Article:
Lisa Anderson: Exactly. Like contract manufacturing. One of my clients they’ve outsourced, one step they have, let’s say a 10 step manufacturing process and they’re able to outsource one step here, one step there. And in another case, they can outsource the entire 10 steps. But you have to look through those pieces. So one is looking at your manufacturing capacity and understanding how can I prepare for the future, like six months down the line, a year down the line so that I have what I need in terms of people, machinery, buildings, suppliers, et cetera. So that I can meet my demands in the most profitable way, obviously for the company. And then you’re also going to go to your materials because just having manufacturing capacity, it does you no good whatsoever if you don’t have materials arriving or components arriving so that you can actually run your lines. So then it goes to, you know, where are my suppliers located? Do they all happen to be in Wuhan, China because we know what that means. if they’re all dependent on the same, like geography. Do I have a backup supplier in place? Should I bring on additional supplies, et cetera. you’re looking at what are the processes I’m using to determine, how to get the right materials arriving when they need to arrive without having too many, without having too few. So, you know, all of those processes relate to the material. And then you also have what you were describing and that is your warehousing and storage locations and your 3PLs. So basically you look at, can I store everything that I’m going to need to store, because let’s say you have peak seasons in your business. You have to, most likely you have to produce or purchase ahead of time, store it in so that you have the product close to your customer for the peak seasons. So do you have the storage? Do you have the capabilities because maybe you’re doing e-commerce as well as box in and out type of business? If you don’t or even if you do, you may choose to outsource, which could be to a 3PL, or you might use a 3PL just like your e-commerce business and do the rest internally. So you evaluate those options. So that’s the operations side of things and then strategic decisions come up during the planning process as well. So you might get to the point where you say, I think I need to reshoring or nearshore, which just means moving manufacturing closer to the customer. So you can be more responsive and more responsive to changing customer needs. That could come up there or you could just be reconfiguring your supply chain, there’s no telling. So all of that comes up in the operations planning side of things, and then you’re also planning for inventory. So should I plan strategic inventory? Like a strategic inventory stockpile of my critical material? Well, the answer probably is, yes since it’s critical. In one of my client’s cases, they had extra people that were utilized. They utilized other areas of the operation, but like, they were probably overpaid for these other areas, if you will. However, they had the skill to start up their machine shop if needed. And so they could have just strategic capacity available that they could produce on a dime and that works too. You don’t have to put it in a finished good form. So sales and operations planning, or SIOP, helps you to better manage basically all the inputs and the outputs. And the other piece, I didn’t mention as a forest transportation, because how you’re shifting between all these people. And it’s not usually that you’re just producing in one location and that you are jumping from one supplier location, that kind of thing. It’s more complex. But you have to get products from place to place. Then determine if you’re using rail or trucks or planes or whatnot. So basically that’s SIOP. That’s one way to proactively and successfully manage in this environment. As I said, a client had a service in the high nineties because they have put in place this type of a process, and they were able to meet the revenue objectives. I mean, it’s not as though it’s a magical solution. You still have a lot of work to do, but it basically is. It helps you get in the right frame.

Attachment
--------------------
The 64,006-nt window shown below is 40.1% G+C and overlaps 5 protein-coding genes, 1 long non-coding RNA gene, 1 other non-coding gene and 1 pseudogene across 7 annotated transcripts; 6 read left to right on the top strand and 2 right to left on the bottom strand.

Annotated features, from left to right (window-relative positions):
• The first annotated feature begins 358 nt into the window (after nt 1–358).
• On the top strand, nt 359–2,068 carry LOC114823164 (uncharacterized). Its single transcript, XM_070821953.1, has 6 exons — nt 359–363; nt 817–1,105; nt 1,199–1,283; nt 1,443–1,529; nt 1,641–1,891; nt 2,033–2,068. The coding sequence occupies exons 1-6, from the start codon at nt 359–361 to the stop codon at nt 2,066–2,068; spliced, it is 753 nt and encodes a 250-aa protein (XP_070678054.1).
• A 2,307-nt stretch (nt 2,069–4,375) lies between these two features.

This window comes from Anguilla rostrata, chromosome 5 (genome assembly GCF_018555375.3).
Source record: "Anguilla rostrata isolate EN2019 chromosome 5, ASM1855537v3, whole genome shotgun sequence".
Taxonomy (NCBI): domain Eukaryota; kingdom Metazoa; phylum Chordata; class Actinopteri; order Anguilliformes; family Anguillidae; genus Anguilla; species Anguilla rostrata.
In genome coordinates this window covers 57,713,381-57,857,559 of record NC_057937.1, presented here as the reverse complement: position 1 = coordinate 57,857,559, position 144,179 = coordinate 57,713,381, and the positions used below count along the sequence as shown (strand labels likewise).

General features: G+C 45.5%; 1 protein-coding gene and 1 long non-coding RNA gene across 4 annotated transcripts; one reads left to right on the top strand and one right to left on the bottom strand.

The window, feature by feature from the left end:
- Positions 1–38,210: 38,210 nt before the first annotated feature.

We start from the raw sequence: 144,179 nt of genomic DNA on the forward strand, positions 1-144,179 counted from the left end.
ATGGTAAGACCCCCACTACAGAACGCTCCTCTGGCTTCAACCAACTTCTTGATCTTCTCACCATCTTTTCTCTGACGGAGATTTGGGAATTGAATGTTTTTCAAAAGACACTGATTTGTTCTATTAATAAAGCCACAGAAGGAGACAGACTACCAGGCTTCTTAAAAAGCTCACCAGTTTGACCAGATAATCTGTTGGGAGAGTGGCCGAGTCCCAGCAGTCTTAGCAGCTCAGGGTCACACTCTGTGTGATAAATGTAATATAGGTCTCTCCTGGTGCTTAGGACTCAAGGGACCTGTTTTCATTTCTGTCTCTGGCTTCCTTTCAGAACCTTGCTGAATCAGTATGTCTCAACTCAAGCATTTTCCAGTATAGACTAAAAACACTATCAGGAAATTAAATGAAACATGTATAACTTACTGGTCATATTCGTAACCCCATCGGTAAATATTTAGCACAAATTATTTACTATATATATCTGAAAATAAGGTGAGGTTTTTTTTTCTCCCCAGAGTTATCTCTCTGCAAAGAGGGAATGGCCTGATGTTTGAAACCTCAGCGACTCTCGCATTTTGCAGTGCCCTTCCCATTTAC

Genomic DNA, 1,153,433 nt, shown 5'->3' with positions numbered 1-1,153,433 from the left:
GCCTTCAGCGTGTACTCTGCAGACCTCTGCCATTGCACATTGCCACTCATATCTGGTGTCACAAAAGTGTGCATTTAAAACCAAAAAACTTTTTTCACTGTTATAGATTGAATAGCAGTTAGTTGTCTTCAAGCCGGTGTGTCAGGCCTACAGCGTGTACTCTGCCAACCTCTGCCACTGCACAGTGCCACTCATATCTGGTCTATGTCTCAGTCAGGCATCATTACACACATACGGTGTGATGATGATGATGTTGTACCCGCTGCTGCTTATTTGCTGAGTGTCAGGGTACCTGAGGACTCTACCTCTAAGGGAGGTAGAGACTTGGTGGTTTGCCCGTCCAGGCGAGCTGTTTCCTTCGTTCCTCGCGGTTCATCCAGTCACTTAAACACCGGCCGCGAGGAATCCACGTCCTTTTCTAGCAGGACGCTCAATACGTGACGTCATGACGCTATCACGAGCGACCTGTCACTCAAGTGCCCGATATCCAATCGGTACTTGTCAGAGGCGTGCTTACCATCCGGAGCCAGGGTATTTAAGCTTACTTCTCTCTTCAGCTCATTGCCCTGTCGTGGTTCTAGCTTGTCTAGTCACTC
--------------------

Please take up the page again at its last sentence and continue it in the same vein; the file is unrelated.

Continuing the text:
Justin Smith: Yeah, having the framework to work through. That’s half of it. It is interesting to think of when you entered the mix and what the state of affairs are in that framework when you arrive. What it takes to get set up in an engagement to recognize what’s going on and then work through a project with a client. And then, I don’t know if you stay on afterwards or monthly or quarterly or annually. How does that fit when you think of your involvement in this process?